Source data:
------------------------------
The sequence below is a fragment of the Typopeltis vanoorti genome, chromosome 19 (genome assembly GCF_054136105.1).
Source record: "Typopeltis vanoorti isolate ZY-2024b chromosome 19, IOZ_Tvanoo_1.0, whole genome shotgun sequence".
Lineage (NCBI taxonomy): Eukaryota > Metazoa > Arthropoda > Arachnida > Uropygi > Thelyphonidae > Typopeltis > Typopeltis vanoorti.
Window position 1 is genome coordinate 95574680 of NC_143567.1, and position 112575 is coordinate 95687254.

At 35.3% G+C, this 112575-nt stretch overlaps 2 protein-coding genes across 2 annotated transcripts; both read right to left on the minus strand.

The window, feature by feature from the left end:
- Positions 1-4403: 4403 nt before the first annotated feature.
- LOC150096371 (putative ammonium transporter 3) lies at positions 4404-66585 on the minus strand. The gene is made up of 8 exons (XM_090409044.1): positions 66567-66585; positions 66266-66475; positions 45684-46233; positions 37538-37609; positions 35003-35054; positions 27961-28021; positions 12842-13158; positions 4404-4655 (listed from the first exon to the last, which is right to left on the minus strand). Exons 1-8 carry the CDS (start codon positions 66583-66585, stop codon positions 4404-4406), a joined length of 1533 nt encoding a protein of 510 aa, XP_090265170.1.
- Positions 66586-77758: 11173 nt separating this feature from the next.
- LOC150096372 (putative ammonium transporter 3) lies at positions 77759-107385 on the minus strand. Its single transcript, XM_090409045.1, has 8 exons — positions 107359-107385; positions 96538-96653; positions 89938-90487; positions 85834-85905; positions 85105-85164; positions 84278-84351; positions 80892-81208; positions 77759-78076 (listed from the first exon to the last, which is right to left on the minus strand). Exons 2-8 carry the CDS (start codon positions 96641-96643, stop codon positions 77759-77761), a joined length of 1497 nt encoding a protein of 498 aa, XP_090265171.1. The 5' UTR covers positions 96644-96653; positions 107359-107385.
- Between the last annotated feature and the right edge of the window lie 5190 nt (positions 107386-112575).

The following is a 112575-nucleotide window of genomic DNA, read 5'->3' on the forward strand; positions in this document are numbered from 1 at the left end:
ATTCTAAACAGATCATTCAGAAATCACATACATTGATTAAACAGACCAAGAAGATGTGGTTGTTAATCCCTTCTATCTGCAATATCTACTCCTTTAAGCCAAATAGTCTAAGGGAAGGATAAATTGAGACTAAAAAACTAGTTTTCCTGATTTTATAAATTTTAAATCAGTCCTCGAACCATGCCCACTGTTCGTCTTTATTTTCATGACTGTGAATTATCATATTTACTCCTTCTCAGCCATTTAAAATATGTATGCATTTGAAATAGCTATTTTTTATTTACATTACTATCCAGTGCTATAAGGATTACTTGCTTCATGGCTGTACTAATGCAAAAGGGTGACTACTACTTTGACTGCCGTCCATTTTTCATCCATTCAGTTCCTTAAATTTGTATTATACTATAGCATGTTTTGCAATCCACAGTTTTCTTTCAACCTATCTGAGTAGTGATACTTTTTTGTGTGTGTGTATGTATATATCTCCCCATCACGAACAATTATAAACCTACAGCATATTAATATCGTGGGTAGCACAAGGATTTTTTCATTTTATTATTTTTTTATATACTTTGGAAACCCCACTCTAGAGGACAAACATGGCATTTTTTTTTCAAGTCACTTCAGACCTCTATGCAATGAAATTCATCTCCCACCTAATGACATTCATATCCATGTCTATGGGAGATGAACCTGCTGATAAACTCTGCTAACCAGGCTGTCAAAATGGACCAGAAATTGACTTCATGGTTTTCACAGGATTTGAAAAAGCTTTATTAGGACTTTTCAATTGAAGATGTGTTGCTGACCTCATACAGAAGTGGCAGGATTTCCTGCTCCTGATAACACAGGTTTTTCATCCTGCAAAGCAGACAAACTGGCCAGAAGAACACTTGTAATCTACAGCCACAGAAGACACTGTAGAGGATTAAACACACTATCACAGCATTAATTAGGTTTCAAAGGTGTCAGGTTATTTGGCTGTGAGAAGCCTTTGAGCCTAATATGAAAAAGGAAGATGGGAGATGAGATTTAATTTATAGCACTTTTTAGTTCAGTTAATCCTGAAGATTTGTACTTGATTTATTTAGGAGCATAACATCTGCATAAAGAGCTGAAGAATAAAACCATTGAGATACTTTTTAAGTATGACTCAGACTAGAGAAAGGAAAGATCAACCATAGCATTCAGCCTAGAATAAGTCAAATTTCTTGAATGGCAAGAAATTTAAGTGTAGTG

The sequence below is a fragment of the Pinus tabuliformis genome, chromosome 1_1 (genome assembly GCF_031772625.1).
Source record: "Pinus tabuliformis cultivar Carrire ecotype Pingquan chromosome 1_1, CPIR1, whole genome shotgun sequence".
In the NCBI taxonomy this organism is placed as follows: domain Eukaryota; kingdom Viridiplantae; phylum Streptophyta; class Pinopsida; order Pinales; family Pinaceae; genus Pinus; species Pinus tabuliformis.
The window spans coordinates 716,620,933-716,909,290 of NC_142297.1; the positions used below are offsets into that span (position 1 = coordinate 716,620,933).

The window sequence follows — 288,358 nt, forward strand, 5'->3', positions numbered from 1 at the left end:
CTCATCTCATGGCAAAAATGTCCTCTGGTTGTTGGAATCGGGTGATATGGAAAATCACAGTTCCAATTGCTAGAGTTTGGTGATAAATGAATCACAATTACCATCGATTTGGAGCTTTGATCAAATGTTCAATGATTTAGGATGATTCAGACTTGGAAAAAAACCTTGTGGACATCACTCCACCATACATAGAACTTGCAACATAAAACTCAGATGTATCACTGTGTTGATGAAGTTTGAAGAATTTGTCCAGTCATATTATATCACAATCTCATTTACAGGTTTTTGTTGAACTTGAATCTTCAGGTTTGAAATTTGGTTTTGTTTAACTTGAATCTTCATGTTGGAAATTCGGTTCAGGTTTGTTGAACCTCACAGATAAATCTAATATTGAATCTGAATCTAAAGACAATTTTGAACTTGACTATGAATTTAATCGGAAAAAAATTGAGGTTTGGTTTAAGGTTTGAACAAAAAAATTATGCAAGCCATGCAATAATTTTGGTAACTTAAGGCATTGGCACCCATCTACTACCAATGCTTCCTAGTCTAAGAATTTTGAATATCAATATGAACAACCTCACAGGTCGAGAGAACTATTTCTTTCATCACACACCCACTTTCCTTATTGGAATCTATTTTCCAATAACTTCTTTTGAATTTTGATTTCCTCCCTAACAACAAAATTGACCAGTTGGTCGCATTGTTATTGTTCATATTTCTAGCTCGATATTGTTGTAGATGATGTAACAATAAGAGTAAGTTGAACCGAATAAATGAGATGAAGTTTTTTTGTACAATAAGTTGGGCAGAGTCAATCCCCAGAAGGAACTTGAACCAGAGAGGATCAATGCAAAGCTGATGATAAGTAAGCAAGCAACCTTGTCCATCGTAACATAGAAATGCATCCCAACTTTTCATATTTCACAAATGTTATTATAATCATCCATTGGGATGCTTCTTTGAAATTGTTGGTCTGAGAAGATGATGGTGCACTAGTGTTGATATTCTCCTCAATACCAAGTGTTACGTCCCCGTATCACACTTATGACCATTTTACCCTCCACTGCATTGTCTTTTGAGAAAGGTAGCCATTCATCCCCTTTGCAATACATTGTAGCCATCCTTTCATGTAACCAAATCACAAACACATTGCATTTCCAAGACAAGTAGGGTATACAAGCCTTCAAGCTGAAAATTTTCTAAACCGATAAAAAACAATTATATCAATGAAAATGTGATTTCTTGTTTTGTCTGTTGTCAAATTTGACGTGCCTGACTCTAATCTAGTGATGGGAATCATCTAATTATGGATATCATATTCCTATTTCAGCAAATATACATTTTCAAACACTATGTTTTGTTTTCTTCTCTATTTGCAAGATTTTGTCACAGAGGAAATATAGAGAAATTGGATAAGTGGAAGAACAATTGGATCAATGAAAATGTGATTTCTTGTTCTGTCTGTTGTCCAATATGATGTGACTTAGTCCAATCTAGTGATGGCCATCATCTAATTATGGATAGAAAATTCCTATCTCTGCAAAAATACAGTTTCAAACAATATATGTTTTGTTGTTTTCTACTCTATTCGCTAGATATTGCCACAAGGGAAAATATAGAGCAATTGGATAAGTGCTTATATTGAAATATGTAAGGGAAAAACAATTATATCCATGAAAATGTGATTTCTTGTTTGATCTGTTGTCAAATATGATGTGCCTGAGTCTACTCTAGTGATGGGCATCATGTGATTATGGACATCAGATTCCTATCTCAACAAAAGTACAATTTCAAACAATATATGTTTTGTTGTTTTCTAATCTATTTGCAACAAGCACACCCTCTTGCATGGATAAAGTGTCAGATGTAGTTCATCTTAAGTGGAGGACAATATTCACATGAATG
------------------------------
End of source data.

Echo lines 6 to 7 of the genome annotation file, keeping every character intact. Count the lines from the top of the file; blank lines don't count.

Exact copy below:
The window, feature by feature from the left end:
- Positions 1-4403: 4403 nt before the first annotated feature.